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Authorities Clueless On How Many Drains Carry Sewage Into Ganga: NGT

The Ganga rejuvenation project, which is of national importance, is being carried out by officials “who do not know” how many drains are polluting the river, the National Green Tribunal (NGT) lamented on Wednesday.

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New Delhi: The Ganga rejuvenation project, which is of national importance, is being carried out by officials “who do not know” how many drains are polluting the river, the National Green Tribunal (NGT) lamented on Wednesday.

While setting up a panel to collect information on the quantum and quality of waste being released into the river, the NGT said “a project of national importance is being carried out and all authorities including center and state governments do not know how many drains are polluting Ganga.”

Taking the authorities to task, a bench headed by NGT Chairperson Justice Swatanter Kumar said “you publish books and books, but you know nothing. We are asking you about only a fifth of a river which is more than 2500 km in length. Still, you don’t have complete information.”

The observation came after the Central Pollution Control Board (CPCB) told the NGT that there were 30 main drains which
joined Ganga or its main tributaries like East Kali, Kosi and Ramganga, falling in the segment from Haridwar and Unnao.

However, Uttar Pradesh Pollution Control Board (UPPCB) claimed there were 172 drains, of which 150 directly joined Ganga and its tributaries. According to Uttar Pradesh Jal Nigam, there were 172 drains out of which 83 terminated in the Ganga.

“We are very disappointed to note that during the hearing of the case, none of the parties could inform the Tribunal as to how many drains join river Ganga.”

“We are primarily concerned with segment B of Phase-I but as domestic and industrial waste are inseparable and cannot be quantified, we have to deal with the issue of pollution of Ganga collectively. The Tribunal cannot come to a definite conclusion until the quantum and quality of sewage is brought to notice by the authorities.”

“Furthermore, providing data for control of pollution would depend on the number of drains which join Ganga. The uncertainty created reflects upon the functioning of authorities which have a statutory duty to maintain records.”

“Moreover, the officers present in the court are also unable to assist the Tribunal in this regard.”

“In these circumstances, we direct Member Secretary of CPCB, chief engineer of Uttar Pradesh Jal Nigam, senior environmental officer from UPPCB and a representative from National Mission for Clean Ganga to personally visit segment B of Phase-I of river Ganga,” the bench, which also included Justice U D Salvi, said.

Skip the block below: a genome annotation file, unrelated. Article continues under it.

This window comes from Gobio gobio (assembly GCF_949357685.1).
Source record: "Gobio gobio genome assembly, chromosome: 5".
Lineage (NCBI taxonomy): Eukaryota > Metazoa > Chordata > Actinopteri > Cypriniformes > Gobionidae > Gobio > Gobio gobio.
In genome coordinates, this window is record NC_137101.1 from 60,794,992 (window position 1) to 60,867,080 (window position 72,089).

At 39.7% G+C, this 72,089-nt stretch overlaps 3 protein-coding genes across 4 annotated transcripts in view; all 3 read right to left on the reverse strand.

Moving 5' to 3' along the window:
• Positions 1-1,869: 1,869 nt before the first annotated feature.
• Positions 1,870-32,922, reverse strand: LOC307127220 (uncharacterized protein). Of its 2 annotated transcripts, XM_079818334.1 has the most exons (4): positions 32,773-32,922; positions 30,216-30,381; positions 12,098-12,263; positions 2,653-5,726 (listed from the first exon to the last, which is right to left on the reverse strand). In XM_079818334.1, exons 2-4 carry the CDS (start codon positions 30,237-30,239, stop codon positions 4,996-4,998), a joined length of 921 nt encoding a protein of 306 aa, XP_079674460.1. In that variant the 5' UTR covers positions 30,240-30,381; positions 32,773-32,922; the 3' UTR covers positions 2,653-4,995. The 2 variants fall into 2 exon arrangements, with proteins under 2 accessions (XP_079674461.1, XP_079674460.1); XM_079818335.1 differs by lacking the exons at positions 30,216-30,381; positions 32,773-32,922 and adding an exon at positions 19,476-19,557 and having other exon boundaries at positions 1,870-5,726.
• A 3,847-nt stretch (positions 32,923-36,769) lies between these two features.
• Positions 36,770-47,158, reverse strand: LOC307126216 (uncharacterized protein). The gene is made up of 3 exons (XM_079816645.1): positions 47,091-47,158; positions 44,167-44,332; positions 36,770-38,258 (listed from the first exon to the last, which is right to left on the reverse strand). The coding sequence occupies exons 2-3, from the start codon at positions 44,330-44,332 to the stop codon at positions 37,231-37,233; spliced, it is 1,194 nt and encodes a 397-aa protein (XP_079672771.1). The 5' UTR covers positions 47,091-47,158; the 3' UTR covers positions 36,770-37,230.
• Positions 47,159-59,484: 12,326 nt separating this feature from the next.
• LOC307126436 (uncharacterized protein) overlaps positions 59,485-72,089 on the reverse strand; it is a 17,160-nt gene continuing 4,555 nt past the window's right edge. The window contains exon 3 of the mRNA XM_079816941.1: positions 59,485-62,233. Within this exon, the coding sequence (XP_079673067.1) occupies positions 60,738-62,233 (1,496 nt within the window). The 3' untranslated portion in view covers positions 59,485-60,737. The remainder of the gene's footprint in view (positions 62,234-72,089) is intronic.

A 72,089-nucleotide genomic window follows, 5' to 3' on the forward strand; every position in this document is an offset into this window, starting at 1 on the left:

The tribunal directed the panel to identify how many drains joined river Ganga and also record quantity and quality of effluents generated in the river.

It asked Ministry of Environment and Forests, CPCB, state pollution control board and Uttar Pradesh Jal Nigam to clarify their stand on zero liquid discharge (water treatment process), online monitoring of effluents and discharge of waste in drains by industries releasing contaminants in Ganga.

The hearing will continue tomorrow.

Earlier, the Tribunal had rapped Uttar Pradesh government for wasting crores of rupees of public money on Ganga rejuvenation and restrained it from spending on any major project except maintenance work on the stretch from Haridwar to Kanpur.

Uttar Pradesh government had told the NGT that as per estimates, at present 1382.36 million litres per day of sewage is generated and only 300 million litres per day gets treated in treatment plants.

The green panel had divided the work of cleaning the river into different segments — Gomukh to Haridwar, Haridwar to Kanpur, Kanpur to the border of Uttar Pradesh, border of Uttar Pradesh to border of Jharkhand and border of Jharkhand to the Bay of Bengal.

On December 11 last year, the tribunal had imposed a complete ban on the use of plastic of any kind from Gomukh to Haridwar along the river from February 1 and decided to slap a penalty of Rs 5,000 per day on erring hotels, dharamsalas and ashrams spewing waste into the river.

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